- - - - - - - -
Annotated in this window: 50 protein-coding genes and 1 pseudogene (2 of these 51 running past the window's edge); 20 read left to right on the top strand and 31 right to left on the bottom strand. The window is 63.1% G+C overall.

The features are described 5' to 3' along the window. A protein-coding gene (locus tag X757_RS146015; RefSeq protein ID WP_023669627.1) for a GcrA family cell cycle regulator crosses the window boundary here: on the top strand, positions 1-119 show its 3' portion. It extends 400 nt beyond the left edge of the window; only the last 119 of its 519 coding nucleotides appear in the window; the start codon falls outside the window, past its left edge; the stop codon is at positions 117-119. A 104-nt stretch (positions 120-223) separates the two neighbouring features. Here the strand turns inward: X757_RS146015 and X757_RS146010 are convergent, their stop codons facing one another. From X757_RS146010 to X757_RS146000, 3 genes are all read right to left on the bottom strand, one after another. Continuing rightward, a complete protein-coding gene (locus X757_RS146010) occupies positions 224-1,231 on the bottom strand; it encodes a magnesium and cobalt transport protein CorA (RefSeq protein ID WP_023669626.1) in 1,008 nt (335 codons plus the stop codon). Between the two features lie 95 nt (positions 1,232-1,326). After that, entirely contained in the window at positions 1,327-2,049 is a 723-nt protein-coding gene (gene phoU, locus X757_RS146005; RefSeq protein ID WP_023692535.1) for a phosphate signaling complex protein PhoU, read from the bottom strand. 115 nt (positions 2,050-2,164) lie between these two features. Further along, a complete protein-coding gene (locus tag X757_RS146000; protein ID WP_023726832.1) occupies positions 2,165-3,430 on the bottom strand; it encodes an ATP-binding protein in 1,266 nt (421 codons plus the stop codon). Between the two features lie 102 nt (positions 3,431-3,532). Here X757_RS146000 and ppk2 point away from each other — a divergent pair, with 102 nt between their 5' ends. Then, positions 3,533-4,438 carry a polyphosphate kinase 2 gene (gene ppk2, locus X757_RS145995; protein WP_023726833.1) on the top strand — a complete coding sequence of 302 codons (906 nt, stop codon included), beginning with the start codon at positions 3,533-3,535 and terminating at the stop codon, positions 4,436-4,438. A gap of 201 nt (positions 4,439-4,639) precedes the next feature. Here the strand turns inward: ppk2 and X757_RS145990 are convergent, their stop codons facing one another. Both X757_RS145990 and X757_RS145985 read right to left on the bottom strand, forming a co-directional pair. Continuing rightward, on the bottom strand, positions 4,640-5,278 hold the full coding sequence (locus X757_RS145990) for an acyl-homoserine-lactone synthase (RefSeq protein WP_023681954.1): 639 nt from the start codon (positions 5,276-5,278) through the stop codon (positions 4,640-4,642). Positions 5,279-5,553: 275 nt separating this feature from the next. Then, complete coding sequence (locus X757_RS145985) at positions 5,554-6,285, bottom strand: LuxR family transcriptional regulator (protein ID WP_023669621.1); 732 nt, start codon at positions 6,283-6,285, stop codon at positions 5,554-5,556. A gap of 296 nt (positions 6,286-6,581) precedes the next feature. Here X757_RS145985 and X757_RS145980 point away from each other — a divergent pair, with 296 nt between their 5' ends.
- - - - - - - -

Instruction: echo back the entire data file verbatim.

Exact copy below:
Annotated in this window: 50 protein-coding genes and 1 pseudogene (2 of these 51 running past the window's edge); 20 read left to right on the top strand and 31 right to left on the bottom strand. The window is 63.1% G+C overall.

The features are described 5' to 3' along the window. A protein-coding gene (locus tag X757_RS146015; RefSeq protein ID WP_023669627.1) for a GcrA family cell cycle regulator crosses the window boundary here: on the top strand, positions 1-119 show its 3' portion. It extends 400 nt beyond the left edge of the window; only the last 119 of its 519 coding nucleotides appear in the window; the start codon falls outside the window, past its left edge; the stop codon is at positions 117-119. A 104-nt stretch (positions 120-223) separates the two neighbouring features. Here the strand turns inward: X757_RS146015 and X757_RS146010 are convergent, their stop codons facing one another. From X757_RS146010 to X757_RS146000, 3 genes are all read right to left on the bottom strand, one after another. Continuing rightward, a complete protein-coding gene (locus X757_RS146010) occupies positions 224-1,231 on the bottom strand; it encodes a magnesium and cobalt transport protein CorA (RefSeq protein ID WP_023669626.1) in 1,008 nt (335 codons plus the stop codon). Between the two features lie 95 nt (positions 1,232-1,326). After that, entirely contained in the window at positions 1,327-2,049 is a 723-nt protein-coding gene (gene phoU, locus X757_RS146005; RefSeq protein ID WP_023692535.1) for a phosphate signaling complex protein PhoU, read from the bottom strand. 115 nt (positions 2,050-2,164) lie between these two features. Further along, a complete protein-coding gene (locus tag X757_RS146000; protein ID WP_023726832.1) occupies positions 2,165-3,430 on the bottom strand; it encodes an ATP-binding protein in 1,266 nt (421 codons plus the stop codon). Between the two features lie 102 nt (positions 3,431-3,532). Here X757_RS146000 and ppk2 point away from each other — a divergent pair, with 102 nt between their 5' ends. Then, positions 3,533-4,438 carry a polyphosphate kinase 2 gene (gene ppk2, locus X757_RS145995; protein WP_023726833.1) on the top strand — a complete coding sequence of 302 codons (906 nt, stop codon included), beginning with the start codon at positions 3,533-3,535 and terminating at the stop codon, positions 4,436-4,438. A gap of 201 nt (positions 4,439-4,639) precedes the next feature. Here the strand turns inward: ppk2 and X757_RS145990 are convergent, their stop codons facing one another. Both X757_RS145990 and X757_RS145985 read right to left on the bottom strand, forming a co-directional pair. Continuing rightward, on the bottom strand, positions 4,640-5,278 hold the full coding sequence (locus X757_RS145990) for an acyl-homoserine-lactone synthase (RefSeq protein WP_023681954.1): 639 nt from the start codon (positions 5,276-5,278) through the stop codon (positions 4,640-4,642). Positions 5,279-5,553: 275 nt separating this feature from the next. Then, complete coding sequence (locus X757_RS145985) at positions 5,554-6,285, bottom strand: LuxR family transcriptional regulator (protein ID WP_023669621.1); 732 nt, start codon at positions 6,283-6,285, stop codon at positions 5,554-5,556. A gap of 296 nt (positions 6,286-6,581) precedes the next feature. Here X757_RS145985 and X757_RS145980 point away from each other — a divergent pair, with 296 nt between their 5' ends.